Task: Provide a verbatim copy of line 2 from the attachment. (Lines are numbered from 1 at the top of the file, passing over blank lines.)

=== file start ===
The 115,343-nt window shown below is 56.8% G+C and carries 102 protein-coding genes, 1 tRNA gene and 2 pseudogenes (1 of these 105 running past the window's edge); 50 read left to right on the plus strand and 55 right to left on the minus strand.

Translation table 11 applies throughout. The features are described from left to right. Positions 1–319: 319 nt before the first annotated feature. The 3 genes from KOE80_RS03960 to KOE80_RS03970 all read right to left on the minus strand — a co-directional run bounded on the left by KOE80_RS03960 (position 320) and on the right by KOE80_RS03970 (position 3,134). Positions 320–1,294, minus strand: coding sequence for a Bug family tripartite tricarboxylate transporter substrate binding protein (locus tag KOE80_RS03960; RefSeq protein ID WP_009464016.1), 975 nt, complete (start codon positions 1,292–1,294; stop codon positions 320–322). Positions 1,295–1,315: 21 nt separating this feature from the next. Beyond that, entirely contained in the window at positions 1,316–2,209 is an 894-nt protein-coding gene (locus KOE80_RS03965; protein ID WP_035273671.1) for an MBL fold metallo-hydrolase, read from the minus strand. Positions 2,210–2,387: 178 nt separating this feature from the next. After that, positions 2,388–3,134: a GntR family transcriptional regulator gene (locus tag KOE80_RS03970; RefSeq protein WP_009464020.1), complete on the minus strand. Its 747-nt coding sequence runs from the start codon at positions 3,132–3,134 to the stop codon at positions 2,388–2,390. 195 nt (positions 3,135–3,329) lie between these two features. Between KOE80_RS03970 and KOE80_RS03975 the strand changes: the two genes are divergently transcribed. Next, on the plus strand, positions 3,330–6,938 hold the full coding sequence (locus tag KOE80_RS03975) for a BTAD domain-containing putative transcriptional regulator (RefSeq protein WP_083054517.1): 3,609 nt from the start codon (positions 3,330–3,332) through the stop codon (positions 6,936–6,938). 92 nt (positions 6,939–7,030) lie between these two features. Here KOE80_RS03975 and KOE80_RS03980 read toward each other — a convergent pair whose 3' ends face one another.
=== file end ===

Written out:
Translation table 11 applies throughout. The features are described from left to right. Positions 1–319: 319 nt before the first annotated feature. The 3 genes from KOE80_RS03960 to KOE80_RS03970 all read right to left on the minus strand — a co-directional run bounded on the left by KOE80_RS03960 (position 320) and on the right by KOE80_RS03970 (position 3,134). Positions 320–1,294, minus strand: coding sequence for a Bug family tripartite tricarboxylate transporter substrate binding protein (locus tag KOE80_RS03960; RefSeq protein ID WP_009464016.1), 975 nt, complete (start codon positions 1,292–1,294; stop codon positions 320–322). Positions 1,295–1,315: 21 nt separating this feature from the next. Beyond that, entirely contained in the window at positions 1,316–2,209 is an 894-nt protein-coding gene (locus KOE80_RS03965; protein ID WP_035273671.1) for an MBL fold metallo-hydrolase, read from the minus strand. Positions 2,210–2,387: 178 nt separating this feature from the next. After that, positions 2,388–3,134: a GntR family transcriptional regulator gene (locus tag KOE80_RS03970; RefSeq protein WP_009464020.1), complete on the minus strand. Its 747-nt coding sequence runs from the start codon at positions 3,132–3,134 to the stop codon at positions 2,388–2,390. 195 nt (positions 3,135–3,329) lie between these two features. Between KOE80_RS03970 and KOE80_RS03975 the strand changes: the two genes are divergently transcribed. Next, on the plus strand, positions 3,330–6,938 hold the full coding sequence (locus tag KOE80_RS03975) for a BTAD domain-containing putative transcriptional regulator (RefSeq protein WP_083054517.1): 3,609 nt from the start codon (positions 3,330–3,332) through the stop codon (positions 6,936–6,938). 92 nt (positions 6,939–7,030) lie between these two features. Here KOE80_RS03975 and KOE80_RS03980 read toward each other — a convergent pair whose 3' ends face one another.